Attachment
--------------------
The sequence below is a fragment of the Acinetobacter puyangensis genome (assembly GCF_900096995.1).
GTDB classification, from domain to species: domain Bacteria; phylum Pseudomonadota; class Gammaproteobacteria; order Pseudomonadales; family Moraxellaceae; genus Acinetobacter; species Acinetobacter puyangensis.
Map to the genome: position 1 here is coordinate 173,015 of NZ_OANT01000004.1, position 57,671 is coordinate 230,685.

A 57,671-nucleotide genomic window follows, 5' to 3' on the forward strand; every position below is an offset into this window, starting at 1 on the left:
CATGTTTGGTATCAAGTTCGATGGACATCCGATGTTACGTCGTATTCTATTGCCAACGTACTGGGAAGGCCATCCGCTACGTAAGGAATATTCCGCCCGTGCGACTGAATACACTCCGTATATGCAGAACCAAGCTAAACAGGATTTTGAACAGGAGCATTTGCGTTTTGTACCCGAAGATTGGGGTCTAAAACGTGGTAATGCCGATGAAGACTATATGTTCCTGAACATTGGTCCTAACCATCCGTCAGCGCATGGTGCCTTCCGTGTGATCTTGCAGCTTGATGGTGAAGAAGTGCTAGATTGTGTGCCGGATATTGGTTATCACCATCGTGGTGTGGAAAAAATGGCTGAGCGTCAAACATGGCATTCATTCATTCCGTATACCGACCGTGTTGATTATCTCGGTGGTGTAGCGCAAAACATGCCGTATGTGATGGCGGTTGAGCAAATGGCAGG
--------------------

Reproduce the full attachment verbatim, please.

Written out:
The sequence below is a fragment of the Acinetobacter puyangensis genome (assembly GCF_900096995.1).
GTDB classification, from domain to species: domain Bacteria; phylum Pseudomonadota; class Gammaproteobacteria; order Pseudomonadales; family Moraxellaceae; genus Acinetobacter; species Acinetobacter puyangensis.
Map to the genome: position 1 here is coordinate 173,015 of NZ_OANT01000004.1, position 57,671 is coordinate 230,685.

A 57,671-nucleotide genomic window follows, 5' to 3' on the forward strand; every position below is an offset into this window, starting at 1 on the left:
CATGTTTGGTATCAAGTTCGATGGACATCCGATGTTACGTCGTATTCTATTGCCAACGTACTGGGAAGGCCATCCGCTACGTAAGGAATATTCCGCCCGTGCGACTGAATACACTCCGTATATGCAGAACCAAGCTAAACAGGATTTTGAACAGGAGCATTTGCGTTTTGTACCCGAAGATTGGGGTCTAAAACGTGGTAATGCCGATGAAGACTATATGTTCCTGAACATTGGTCCTAACCATCCGTCAGCGCATGGTGCCTTCCGTGTGATCTTGCAGCTTGATGGTGAAGAAGTGCTAGATTGTGTGCCGGATATTGGTTATCACCATCGTGGTGTGGAAAAAATGGCTGAGCGTCAAACATGGCATTCATTCATTCCGTATACCGACCGTGTTGATTATCTCGGTGGTGTAGCGCAAAACATGCCGTATGTGATGGCGGTTGAGCAAATGGCAGG